Protect Your Identity and Data

What to Do If Your Identity Is Stolen

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If you suspect you may be a victim of fraud or identity theft, you should take these steps as soon as possible.

First, place a fraud alert on your credit reports. This lets creditors know to follow certain procedures before they open new accounts in your name or make changes to existing accounts.

You can place an initial 90-day fraud alert by contacting one of the nationwide credit reporting agencies. Once you call one, that company will contact the other two.

When you plan an alert, you’ll get free copies of your credit reports. Look for red flags like debts you can’t explain and accounts you didn’t open.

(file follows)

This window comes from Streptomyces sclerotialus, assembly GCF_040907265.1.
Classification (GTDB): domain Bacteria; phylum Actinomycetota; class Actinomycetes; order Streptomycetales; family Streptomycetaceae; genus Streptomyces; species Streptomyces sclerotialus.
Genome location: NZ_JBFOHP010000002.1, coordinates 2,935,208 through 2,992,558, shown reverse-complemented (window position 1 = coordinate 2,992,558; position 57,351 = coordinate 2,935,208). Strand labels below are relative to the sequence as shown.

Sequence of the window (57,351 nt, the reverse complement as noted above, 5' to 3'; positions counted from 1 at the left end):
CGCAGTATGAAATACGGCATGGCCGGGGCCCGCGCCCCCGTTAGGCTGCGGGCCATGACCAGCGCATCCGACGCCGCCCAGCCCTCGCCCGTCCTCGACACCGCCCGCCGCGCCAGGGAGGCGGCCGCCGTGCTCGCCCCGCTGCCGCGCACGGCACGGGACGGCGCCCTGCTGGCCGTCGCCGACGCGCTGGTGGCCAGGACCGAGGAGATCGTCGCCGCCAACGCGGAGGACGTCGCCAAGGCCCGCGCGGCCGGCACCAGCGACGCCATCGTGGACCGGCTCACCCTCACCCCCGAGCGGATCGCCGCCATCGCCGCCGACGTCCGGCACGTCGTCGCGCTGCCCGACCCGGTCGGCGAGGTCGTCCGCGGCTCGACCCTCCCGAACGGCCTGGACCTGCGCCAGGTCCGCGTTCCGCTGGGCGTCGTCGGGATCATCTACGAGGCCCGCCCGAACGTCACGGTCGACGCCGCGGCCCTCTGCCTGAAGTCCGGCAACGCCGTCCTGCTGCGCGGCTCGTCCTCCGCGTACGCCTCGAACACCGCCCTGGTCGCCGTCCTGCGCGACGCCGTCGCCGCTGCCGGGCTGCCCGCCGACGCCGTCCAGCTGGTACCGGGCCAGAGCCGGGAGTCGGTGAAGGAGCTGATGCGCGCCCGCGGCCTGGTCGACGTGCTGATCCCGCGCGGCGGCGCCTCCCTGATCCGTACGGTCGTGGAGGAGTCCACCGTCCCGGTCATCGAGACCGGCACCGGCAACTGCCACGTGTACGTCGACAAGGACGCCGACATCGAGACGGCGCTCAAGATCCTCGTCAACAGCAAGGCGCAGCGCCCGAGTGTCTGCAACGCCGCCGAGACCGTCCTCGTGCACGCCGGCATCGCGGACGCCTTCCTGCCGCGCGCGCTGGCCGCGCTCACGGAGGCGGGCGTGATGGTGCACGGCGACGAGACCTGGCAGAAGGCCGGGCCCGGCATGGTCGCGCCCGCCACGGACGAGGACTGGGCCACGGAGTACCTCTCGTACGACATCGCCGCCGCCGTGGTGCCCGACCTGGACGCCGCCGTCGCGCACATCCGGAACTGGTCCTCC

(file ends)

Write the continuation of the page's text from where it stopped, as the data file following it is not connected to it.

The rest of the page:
In addition to the fraud alert, you may want to place an extended fraud alert on your account. It’s free if your identity’s been stolen and lasts for seven years.

You can also place a freeze on your credit for a small fee. This stops anyone other than you from accessing your credit reports.

You’ll also want to complete the FTC’s official ID theft affidavit form. Identitytheft.gov has an assistant that will walk you through completing the form.

Go to your local police department and tell them someone stole your identity and you need to file a report. Take your Identity Theft Affadavit, driver’s license, proof of address and any proof of theft.

Get a copy of the police report as you may need it to send to credit bureaus, creditors, collectors and banks.

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